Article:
The Muesli Project

 What’s The Muesli Project?
Parkdale Food Centre (PFC) is ecstatic to have recently been granted funding from a donor who would like to remain anonymous. This funding will provide an opportunity for 15 youth (aged 15-21) to launch a food-based social enterprise called The Muesli Project.

The Muesli Project’s mission is to provide 15 young individuals with a one-year opportunity to start and run a business selling muesli with the help and support of a team of experts and mentors to gain valuable skills and experience for their future.

At the end of this exciting venture and training program, any profits from the business will be distributed amongst the participants upon graduation of the program in the hopes that this money will be used for further education and/or to start their own business.

After a great round of interviews, we are excited to announce that we have recently accepted 15 strong, amazing individuals to make up our Youth Team!

Teaching, mentoring and supervising our youth team will be:
Sarah Stewart: Team Leader; OCT Educator & Food Blogger at
Jo Ann Laverty: Business Advisor; Co-founder of The Red Apron
Karen Secord: Parkdale Food Centre Manager
Christine Earnshaw: Parkdale Food Centre Board Representative

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Why Muesli?
Muesli is a fiber-packed, nutrient-rich yet convenient breakfast and snack that has always been underrated. Muesli is a mix of oats (and sometimes other grains), nuts, seeds, and dried fruit but, as opposed to the ever-popular granola, muesli does not contain added sugar or oil and is not baked. It is usually eaten raw with a big splash of milk like other breakfast cereals, however, it can also be enjoyed as a snack like trail mix, warmed up like an oatmeal, sprinkled on yogurt, smoothies, soups, or salads. Since PFC is dedicated to providing healthy, nutritious food to its neighbours, muesli fits right in. We hope to bring muesli back to the mainstream!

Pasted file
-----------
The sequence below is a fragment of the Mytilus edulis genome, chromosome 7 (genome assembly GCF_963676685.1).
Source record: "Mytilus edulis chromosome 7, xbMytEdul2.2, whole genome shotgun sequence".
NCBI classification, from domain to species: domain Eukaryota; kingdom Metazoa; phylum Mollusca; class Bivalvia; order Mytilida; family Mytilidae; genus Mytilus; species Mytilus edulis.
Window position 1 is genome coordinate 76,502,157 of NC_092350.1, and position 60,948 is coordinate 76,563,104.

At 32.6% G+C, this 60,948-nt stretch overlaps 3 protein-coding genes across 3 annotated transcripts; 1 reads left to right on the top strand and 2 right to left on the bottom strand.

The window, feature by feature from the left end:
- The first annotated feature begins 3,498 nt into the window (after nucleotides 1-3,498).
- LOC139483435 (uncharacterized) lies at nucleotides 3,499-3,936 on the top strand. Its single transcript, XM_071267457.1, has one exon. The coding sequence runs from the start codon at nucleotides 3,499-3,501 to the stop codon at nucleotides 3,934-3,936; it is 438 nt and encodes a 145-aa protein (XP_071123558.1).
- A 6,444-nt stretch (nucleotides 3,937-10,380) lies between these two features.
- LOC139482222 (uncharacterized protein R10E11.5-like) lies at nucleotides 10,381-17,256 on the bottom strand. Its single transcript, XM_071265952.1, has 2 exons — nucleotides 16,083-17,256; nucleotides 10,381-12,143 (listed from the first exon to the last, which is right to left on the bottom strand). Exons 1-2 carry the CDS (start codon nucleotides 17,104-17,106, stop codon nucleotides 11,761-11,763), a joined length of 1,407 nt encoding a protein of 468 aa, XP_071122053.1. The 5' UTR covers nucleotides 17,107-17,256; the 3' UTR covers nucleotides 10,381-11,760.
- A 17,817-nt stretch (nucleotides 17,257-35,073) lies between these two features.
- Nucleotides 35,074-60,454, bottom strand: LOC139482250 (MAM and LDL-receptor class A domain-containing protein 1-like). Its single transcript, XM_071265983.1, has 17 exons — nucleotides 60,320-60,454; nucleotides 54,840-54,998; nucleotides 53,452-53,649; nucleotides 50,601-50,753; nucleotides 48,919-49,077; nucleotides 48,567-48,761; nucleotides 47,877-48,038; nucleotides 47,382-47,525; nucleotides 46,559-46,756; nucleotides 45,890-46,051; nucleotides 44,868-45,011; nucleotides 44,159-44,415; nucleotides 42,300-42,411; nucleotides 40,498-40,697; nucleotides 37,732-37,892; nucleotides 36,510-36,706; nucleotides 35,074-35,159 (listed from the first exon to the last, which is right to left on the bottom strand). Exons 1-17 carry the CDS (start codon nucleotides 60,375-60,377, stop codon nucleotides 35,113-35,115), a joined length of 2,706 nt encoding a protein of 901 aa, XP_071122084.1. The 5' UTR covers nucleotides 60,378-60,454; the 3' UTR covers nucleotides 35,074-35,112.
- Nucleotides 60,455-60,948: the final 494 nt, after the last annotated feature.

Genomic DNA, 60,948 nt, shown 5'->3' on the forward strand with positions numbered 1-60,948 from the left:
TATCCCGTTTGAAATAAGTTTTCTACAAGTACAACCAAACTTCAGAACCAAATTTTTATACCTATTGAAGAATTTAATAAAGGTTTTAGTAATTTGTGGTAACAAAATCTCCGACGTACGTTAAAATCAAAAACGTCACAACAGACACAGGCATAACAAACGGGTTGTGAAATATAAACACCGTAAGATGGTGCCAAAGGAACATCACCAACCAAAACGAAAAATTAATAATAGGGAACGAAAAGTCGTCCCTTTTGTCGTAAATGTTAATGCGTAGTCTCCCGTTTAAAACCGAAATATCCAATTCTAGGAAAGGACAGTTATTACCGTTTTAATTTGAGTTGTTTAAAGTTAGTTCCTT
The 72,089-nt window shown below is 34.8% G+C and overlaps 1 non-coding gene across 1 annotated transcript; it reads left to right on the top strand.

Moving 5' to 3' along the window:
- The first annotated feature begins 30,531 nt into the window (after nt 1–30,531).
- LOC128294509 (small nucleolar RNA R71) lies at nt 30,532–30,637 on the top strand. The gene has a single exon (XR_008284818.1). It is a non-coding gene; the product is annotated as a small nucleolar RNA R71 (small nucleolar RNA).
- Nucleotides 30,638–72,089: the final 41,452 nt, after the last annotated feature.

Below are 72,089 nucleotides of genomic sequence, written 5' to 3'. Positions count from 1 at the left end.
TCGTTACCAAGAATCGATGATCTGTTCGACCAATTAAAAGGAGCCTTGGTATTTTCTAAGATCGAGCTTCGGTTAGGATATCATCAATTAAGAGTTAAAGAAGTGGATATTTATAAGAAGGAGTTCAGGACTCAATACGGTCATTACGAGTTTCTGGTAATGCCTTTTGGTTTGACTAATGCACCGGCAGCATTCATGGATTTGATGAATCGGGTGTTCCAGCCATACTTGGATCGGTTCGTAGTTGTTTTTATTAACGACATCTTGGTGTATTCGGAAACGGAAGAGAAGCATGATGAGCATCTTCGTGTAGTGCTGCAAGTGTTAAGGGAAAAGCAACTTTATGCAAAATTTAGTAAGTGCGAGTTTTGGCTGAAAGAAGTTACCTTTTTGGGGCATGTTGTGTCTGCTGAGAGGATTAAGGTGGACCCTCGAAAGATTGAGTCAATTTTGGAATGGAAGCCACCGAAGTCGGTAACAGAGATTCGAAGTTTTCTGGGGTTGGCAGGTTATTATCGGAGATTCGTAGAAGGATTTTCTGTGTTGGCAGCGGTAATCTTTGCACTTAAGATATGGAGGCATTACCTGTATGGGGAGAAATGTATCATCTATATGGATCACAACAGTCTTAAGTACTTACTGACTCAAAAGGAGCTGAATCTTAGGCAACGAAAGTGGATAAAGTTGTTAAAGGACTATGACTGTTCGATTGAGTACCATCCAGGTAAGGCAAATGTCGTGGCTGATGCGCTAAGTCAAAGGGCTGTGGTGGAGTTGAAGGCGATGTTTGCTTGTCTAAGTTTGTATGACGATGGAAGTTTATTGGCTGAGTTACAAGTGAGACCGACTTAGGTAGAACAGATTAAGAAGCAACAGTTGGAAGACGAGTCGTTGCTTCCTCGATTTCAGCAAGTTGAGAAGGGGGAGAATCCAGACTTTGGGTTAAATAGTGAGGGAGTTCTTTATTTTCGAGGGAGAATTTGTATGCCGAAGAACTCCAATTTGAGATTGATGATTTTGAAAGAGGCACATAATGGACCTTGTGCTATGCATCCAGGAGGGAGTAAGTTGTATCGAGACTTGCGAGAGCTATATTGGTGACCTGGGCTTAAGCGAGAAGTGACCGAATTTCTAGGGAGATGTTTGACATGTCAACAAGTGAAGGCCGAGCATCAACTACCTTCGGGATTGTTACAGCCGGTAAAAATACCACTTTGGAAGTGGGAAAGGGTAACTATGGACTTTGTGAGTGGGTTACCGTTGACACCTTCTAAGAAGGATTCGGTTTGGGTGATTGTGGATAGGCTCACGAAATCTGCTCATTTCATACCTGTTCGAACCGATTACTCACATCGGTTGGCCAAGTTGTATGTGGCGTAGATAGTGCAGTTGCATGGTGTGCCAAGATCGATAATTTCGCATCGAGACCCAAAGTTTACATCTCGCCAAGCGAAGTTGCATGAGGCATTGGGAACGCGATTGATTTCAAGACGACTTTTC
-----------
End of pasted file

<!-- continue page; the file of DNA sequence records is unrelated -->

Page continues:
Why The Muesli Project?
Parkdale Food Centre is a not-for-profit, volunteer-run organization that provides emergency food aid, cooking and nutrition education, and an open and welcoming gathering place for individuals and families in need.

While we have expanded the number of programs we offer to our neighbours in need, we know that we can be doing more for marginalized youth in our area. Over the past year, there has been an increase in support from our community partners, mainly from professionals in the food and restaurant industry, who are willing and ready to support programs for young people to gain valuable skills and experience.

Recently we have also been seeing the benefits of bringing people together to learn food skills, increase nutritional awareness and become more aware about food security issues in our community. By opening up the centre for more programs and services like The Muesli Project, we hope to continue to build a stronger and more resilient community.

When Does The Muesli Project Start?
The Muesli Project’s 2-week Business Boot Camp starts on August 17th, 2015. This is when the youth team will have essential and intensive business training with PFC’s team as well as with a wide range of industry professionals who are generously dedicating their time to this exciting venture. During this Business Boot Camp, the youth team will create a business plan together as well as develop their muesli recipes and branding. After the Boot Camp, you may see The Muesli Project’s signature blends popping up at local craft shows, farmers’s markets, artisan shops and even online!

Watch for us and the unveiling of  The Muesli Project at the Taste of Wellington on September 19.

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4 Responses to The Muesli Project

  1. Sue-Anne says:

    Love this project! Great initiative and I will be looking for PFC Muesli as soon as it is available!

  2. Anne says:

    I can’t wait to buy some. I think it will be wonderful with milk or yogurt! Go team go!

  3. Michelle says:

    What a fantastic idea! Looking forward to trying some too!

  4. Krista says:

    I work in the health care industry and am very surprised that they are not wearing gloves.
    It is very unsanitary. I am surprised that the adults didn’t think of this.

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